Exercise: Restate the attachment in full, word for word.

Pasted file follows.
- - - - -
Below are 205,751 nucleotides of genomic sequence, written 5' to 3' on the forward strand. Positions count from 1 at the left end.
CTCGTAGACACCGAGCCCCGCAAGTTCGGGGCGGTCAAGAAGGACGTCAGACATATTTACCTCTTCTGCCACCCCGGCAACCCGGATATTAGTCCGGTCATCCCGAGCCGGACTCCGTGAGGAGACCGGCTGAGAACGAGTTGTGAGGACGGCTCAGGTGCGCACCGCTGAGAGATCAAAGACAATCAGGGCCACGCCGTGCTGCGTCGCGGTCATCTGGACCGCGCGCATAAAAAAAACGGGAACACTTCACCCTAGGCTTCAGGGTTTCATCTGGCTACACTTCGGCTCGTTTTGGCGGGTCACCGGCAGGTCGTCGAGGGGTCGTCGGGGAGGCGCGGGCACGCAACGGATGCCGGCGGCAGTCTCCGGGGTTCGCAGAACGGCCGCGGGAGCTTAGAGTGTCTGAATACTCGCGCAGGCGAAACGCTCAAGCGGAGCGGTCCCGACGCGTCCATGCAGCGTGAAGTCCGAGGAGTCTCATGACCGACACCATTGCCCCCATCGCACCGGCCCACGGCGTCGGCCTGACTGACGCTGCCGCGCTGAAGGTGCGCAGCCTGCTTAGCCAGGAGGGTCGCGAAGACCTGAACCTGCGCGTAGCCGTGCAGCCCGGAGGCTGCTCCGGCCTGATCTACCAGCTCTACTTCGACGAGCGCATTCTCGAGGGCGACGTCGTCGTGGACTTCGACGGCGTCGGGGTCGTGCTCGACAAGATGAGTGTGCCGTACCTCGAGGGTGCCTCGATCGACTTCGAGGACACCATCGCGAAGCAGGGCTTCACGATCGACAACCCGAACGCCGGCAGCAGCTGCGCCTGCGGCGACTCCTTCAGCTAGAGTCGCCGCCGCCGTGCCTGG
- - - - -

Below are 205,751 nucleotides of genomic sequence, written 5' to 3' on the forward strand. Positions count from 1 at the left end.
CTCGTAGACACCGAGCCCCGCAAGTTCGGGGCGGTCAAGAAGGACGTCAGACATATTTACCTCTTCTGCCACCCCGGCAACCCGGATATTAGTCCGGTCATCCCGAGCCGGACTCCGTGAGGAGACCGGCTGAGAACGAGTTGTGAGGACGGCTCAGGTGCGCACCGCTGAGAGATCAAAGACAATCAGGGCCACGCCGTGCTGCGTCGCGGTCATCTGGACCGCGCGCATAAAAAAAACGGGAACACTTCACCCTAGGCTTCAGGGTTTCATCTGGCTACACTTCGGCTCGTTTTGGCGGGTCACCGGCAGGTCGTCGAGGGGTCGTCGGGGAGGCGCGGGCACGCAACGGATGCCGGCGGCAGTCTCCGGGGTTCGCAGAACGGCCGCGGGAGCTTAGAGTGTCTGAATACTCGCGCAGGCGAAACGCTCAAGCGGAGCGGTCCCGACGCGTCCATGCAGCGTGAAGTCCGAGGAGTCTCATGACCGACACCATTGCCCCCATCGCACCGGCCCACGGCGTCGGCCTGACTGACGCTGCCGCGCTGAAGGTGCGCAGCCTGCTTAGCCAGGAGGGTCGCGAAGACCTGAACCTGCGCGTAGCCGTGCAGCCCGGAGGCTGCTCCGGCCTGATCTACCAGCTCTACTTCGACGAGCGCATTCTCGAGGGCGACGTCGTCGTGGACTTCGACGGCGTCGGGGTCGTGCTCGACAAGATGAGTGTGCCGTACCTCGAGGGTGCCTCGATCGACTTCGAGGACACCATCGCGAAGCAGGGCTTCACGATCGACAACCCGAACGCCGGCAGCAGCTGCGCCTGCGGCGACTCCTTCAGCTAGAGTCGCCGCCGCCGTGCCTGG